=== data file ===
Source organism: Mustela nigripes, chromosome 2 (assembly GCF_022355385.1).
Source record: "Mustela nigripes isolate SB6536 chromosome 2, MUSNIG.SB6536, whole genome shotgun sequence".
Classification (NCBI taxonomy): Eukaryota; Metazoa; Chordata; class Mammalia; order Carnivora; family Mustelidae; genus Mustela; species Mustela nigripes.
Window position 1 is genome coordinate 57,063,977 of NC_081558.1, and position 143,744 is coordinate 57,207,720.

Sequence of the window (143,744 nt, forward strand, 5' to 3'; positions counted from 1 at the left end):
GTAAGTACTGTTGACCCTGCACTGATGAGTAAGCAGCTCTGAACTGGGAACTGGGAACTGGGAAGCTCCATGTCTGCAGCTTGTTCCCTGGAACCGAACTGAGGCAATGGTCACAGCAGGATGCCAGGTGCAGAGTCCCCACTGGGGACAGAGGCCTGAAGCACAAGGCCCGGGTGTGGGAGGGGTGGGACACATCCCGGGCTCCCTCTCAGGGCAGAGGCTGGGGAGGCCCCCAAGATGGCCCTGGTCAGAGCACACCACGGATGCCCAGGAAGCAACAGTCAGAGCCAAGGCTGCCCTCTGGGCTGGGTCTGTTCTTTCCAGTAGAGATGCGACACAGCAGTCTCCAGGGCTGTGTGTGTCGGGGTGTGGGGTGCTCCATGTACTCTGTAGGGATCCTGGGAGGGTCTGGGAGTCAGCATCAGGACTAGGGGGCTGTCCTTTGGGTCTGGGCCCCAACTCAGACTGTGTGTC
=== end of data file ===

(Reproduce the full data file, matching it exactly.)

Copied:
Source organism: Mustela nigripes, chromosome 2 (assembly GCF_022355385.1).
Source record: "Mustela nigripes isolate SB6536 chromosome 2, MUSNIG.SB6536, whole genome shotgun sequence".
Classification (NCBI taxonomy): Eukaryota; Metazoa; Chordata; class Mammalia; order Carnivora; family Mustelidae; genus Mustela; species Mustela nigripes.
Window position 1 is genome coordinate 57,063,977 of NC_081558.1, and position 143,744 is coordinate 57,207,720.

Sequence of the window (143,744 nt, forward strand, 5' to 3'; positions counted from 1 at the left end):
GTAAGTACTGTTGACCCTGCACTGATGAGTAAGCAGCTCTGAACTGGGAACTGGGAACTGGGAAGCTCCATGTCTGCAGCTTGTTCCCTGGAACCGAACTGAGGCAATGGTCACAGCAGGATGCCAGGTGCAGAGTCCCCACTGGGGACAGAGGCCTGAAGCACAAGGCCCGGGTGTGGGAGGGGTGGGACACATCCCGGGCTCCCTCTCAGGGCAGAGGCTGGGGAGGCCCCCAAGATGGCCCTGGTCAGAGCACACCACGGATGCCCAGGAAGCAACAGTCAGAGCCAAGGCTGCCCTCTGGGCTGGGTCTGTTCTTTCCAGTAGAGATGCGACACAGCAGTCTCCAGGGCTGTGTGTGTCGGGGTGTGGGGTGCTCCATGTACTCTGTAGGGATCCTGGGAGGGTCTGGGAGTCAGCATCAGGACTAGGGGGCTGTCCTTTGGGTCTGGGCCCCAACTCAGACTGTGTGTC